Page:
The trade deadeline cometh: Three basic choices for the Lakers

What's been circled for months with a giant Sharpie on a giant calendar is finally here, more or less. Thursday marks this season's NBA trade deadline. That's March 15 (beware!) to you and me.

It's a huge day for the Lakers, not just in how it shapes the fate of this season's team, but what it might say about the direction of the franchise this summer and beyond. Nothing in sports is completely cut-and-dried (including everything you'll read below) and because the Lakers can't make teams agree to trade with them on fair terms or force free agents to sign, matters of player personnel aren't totally in their control. But as I see it, the Lakers have three basic courses of action from which they can choose in the very and reasonably near futures.

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Each position has merit, but no matter what side of the fence you fall, the Lakers have some very difficult choices to make now and down the road.

1. Go for broke this season.

PRO -- In the great high rise of roster construction, the Lakers' penthouse is filled. They have three All-Stars, giving them an elite player on the wing along with size and skill in the frontcourt most teams can't match on either side of the floor. They have some reasonably capable role players occupying the bottom floor apartments, as well. The problem is the vast empty real estate in between. An improvement at point guard and the addition of reliable bench scoring (to name two things) could have profound benefits, and can be addressed without moving superstars. Not only would the Lakers tick some empty skill-set boxes, but opposing defenses would be less able to load up on L.A.'s Big Three, comfortable knowing that (more often than not) nobody else can make them pay with any sort of consistency.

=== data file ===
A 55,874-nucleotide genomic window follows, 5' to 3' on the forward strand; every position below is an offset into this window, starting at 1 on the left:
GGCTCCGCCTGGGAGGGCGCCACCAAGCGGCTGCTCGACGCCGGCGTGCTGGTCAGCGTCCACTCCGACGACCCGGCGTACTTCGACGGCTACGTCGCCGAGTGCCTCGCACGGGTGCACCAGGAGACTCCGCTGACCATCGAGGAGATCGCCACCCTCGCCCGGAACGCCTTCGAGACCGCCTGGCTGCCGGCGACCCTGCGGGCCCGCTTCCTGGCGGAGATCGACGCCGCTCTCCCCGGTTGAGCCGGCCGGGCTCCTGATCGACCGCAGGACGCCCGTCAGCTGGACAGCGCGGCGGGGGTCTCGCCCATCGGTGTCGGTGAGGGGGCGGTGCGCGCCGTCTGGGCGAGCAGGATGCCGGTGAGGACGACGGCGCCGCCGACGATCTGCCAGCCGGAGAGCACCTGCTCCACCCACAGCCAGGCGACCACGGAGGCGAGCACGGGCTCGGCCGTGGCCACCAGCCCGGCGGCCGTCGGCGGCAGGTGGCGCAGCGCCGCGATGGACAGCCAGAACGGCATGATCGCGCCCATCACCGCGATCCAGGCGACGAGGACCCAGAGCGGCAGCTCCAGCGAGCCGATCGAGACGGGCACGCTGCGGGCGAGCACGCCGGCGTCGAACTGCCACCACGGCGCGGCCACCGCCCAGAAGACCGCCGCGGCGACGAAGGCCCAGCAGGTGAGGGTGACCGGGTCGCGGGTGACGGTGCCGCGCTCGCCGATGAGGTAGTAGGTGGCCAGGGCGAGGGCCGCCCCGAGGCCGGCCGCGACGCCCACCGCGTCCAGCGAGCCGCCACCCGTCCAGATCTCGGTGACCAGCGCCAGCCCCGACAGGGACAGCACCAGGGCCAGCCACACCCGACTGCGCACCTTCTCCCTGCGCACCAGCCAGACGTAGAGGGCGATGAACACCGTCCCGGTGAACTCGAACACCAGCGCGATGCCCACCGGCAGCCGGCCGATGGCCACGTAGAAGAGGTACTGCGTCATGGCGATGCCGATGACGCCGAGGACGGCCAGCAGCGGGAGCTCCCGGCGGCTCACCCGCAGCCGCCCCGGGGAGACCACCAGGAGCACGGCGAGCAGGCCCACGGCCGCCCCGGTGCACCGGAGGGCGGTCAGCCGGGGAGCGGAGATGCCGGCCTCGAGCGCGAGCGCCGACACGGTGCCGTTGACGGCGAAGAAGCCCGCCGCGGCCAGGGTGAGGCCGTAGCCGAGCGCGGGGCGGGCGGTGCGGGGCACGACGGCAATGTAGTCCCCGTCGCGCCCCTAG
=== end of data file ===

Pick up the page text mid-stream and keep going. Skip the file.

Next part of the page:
CON -- The Lakers aren't exactly rich with high-end assets outside Pau Gasol and Andrew Bynum. L.A. has a generous traded-player exception and an extra (likely late) first-rounder, thanks to the Lamar Odom deal. Andrew Goudelock, Darius Morris and Devin Ebanks have some appeal, but aren't high-end prospects for whom teams move mountains. This creates a few complications. First, there's no guarantee the Lakers have enough good stuff to get a Ramon Sessions-type if another team wants that player more. Not without overpaying, at least. Second, chips cashed in smaller deals can't be used in a potential blockbuster, whether at the deadline or beyond. Third, for an aging team with a closing window, there's a price to pay for giving away access to cheap, young talent. Trading picks and prospects extends the deal with the devil L.A. has been making for a few seasons.

Fourth, there's a very real chance the Lakers could make the moves and still not win, leaving them facing a still-uncertain future with fewer assets available.

2. Hold tight for a superstar.

PRO -- Obviously, it could be a smokescreen, but Orlando continues to say it won't move Dwight Howard at the deadline, and there are plenty of compelling reasons for them to hold tight. As long as Howard is in play, so is Deron Williams.